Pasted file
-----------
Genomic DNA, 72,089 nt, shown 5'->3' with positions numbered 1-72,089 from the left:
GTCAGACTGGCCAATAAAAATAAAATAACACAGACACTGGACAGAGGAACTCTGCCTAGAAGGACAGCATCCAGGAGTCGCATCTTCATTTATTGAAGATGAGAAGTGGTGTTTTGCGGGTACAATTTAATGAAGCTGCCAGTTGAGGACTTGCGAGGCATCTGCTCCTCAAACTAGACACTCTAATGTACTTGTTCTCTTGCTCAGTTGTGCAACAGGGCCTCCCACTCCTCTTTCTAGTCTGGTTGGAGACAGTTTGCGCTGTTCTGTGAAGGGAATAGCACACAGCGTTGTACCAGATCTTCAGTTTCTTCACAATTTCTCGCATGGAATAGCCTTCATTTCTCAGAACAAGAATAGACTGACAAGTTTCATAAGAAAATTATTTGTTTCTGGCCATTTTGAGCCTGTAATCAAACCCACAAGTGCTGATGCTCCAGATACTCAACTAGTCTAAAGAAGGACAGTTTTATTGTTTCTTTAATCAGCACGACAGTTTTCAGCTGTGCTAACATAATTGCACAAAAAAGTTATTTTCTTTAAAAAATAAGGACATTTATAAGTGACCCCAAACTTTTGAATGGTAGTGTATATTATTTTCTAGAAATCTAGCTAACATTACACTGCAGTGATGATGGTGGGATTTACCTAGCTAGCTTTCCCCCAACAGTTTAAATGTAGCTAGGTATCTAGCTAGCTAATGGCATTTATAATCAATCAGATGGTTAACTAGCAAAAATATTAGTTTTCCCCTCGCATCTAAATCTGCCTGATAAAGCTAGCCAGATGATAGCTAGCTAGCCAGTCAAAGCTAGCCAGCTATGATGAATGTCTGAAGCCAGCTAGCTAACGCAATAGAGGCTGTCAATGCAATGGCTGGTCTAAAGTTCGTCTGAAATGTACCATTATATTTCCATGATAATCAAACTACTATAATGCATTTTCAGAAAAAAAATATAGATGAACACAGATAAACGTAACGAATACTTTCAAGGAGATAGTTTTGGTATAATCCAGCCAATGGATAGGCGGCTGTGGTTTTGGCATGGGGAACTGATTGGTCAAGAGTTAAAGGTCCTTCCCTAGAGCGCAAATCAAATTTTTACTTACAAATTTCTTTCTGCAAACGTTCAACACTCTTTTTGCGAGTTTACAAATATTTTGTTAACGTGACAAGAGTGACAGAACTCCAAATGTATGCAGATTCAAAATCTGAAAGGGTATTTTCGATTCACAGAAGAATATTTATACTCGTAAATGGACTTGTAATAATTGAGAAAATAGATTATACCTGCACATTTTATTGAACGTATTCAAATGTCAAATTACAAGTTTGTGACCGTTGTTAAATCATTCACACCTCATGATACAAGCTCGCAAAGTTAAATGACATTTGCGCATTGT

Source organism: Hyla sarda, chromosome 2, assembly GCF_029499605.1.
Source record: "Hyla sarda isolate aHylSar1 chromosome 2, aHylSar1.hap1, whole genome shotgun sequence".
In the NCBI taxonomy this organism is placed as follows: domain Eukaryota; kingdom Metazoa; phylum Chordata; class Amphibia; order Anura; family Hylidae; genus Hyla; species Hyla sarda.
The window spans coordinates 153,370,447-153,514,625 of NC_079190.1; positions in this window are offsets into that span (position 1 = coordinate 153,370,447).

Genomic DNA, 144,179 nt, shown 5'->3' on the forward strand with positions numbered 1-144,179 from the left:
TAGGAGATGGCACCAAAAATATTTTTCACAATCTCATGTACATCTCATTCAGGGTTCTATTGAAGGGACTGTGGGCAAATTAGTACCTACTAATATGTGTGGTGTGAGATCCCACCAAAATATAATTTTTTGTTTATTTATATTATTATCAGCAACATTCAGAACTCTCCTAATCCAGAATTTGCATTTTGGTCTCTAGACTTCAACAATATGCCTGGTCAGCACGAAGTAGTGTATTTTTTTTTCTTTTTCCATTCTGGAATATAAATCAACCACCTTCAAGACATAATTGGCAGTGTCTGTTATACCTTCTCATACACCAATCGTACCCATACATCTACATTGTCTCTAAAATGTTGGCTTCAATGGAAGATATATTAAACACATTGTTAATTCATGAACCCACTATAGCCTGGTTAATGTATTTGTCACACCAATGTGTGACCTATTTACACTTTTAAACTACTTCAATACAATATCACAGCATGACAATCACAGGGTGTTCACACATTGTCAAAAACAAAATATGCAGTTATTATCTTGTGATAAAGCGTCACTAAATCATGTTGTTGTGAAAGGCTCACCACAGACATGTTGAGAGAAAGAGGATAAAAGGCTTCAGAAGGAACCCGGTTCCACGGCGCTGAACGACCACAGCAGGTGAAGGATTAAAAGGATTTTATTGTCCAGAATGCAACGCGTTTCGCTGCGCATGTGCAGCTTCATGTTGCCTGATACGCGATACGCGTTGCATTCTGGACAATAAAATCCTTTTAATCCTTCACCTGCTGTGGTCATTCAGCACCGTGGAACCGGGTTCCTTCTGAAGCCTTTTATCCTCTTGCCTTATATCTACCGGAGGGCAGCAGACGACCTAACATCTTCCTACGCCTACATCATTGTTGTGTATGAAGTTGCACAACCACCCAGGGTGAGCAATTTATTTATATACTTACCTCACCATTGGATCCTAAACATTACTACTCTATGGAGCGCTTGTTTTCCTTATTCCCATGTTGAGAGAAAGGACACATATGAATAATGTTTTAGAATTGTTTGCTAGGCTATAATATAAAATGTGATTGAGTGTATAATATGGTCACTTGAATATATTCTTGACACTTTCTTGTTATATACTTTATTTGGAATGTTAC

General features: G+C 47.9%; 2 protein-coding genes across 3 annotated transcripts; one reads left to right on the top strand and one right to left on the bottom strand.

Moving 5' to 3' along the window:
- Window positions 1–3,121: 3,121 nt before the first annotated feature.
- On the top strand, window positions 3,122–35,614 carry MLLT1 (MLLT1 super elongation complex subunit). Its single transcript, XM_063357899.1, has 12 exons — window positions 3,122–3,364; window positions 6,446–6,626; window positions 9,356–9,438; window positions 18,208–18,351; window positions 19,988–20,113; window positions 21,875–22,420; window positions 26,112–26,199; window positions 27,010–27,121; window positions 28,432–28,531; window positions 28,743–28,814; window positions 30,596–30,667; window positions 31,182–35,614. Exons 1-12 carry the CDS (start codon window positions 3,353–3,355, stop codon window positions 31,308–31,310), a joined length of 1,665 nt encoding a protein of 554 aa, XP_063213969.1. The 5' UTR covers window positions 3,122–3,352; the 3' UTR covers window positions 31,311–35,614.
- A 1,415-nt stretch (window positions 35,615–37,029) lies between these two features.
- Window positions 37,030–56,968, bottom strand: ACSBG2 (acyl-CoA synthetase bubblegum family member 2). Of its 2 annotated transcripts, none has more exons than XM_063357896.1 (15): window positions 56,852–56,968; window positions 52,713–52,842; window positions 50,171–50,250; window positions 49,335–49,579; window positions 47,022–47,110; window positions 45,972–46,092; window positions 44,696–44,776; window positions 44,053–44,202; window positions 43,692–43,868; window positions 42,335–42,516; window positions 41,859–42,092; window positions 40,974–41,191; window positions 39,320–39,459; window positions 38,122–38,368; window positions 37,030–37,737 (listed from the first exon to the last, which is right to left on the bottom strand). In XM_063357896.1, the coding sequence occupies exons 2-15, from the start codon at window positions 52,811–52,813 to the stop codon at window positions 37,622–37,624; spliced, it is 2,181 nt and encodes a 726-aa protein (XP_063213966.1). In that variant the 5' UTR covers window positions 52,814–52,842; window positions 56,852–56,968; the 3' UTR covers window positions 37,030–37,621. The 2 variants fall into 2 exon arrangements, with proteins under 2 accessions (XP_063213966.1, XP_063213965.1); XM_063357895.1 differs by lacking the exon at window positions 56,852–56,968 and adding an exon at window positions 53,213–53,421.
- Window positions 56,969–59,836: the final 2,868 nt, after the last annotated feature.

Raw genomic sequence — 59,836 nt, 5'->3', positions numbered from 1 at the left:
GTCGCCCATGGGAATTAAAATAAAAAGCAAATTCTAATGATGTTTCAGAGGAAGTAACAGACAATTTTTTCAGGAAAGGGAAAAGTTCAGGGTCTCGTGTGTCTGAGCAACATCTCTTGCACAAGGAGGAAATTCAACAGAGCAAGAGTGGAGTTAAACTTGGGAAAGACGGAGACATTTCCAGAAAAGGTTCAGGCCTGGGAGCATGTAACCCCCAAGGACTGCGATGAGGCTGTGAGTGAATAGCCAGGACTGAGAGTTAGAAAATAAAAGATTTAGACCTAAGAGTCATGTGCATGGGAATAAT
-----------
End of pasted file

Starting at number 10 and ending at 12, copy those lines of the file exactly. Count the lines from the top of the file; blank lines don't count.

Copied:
Moving 5' to 3' along the window:
- Window positions 1–3,121: 3,121 nt before the first annotated feature.
- On the top strand, window positions 3,122–35,614 carry MLLT1 (MLLT1 super elongation complex subunit). Its single transcript, XM_063357899.1, has 12 exons — window positions 3,122–3,364; window positions 6,446–6,626; window positions 9,356–9,438; window positions 18,208–18,351; window positions 19,988–20,113; window positions 21,875–22,420; window positions 26,112–26,199; window positions 27,010–27,121; window positions 28,432–28,531; window positions 28,743–28,814; window positions 30,596–30,667; window positions 31,182–35,614. Exons 1-12 carry the CDS (start codon window positions 3,353–3,355, stop codon window positions 31,308–31,310), a joined length of 1,665 nt encoding a protein of 554 aa, XP_063213969.1. The 5' UTR covers window positions 3,122–3,352; the 3' UTR covers window positions 31,311–35,614.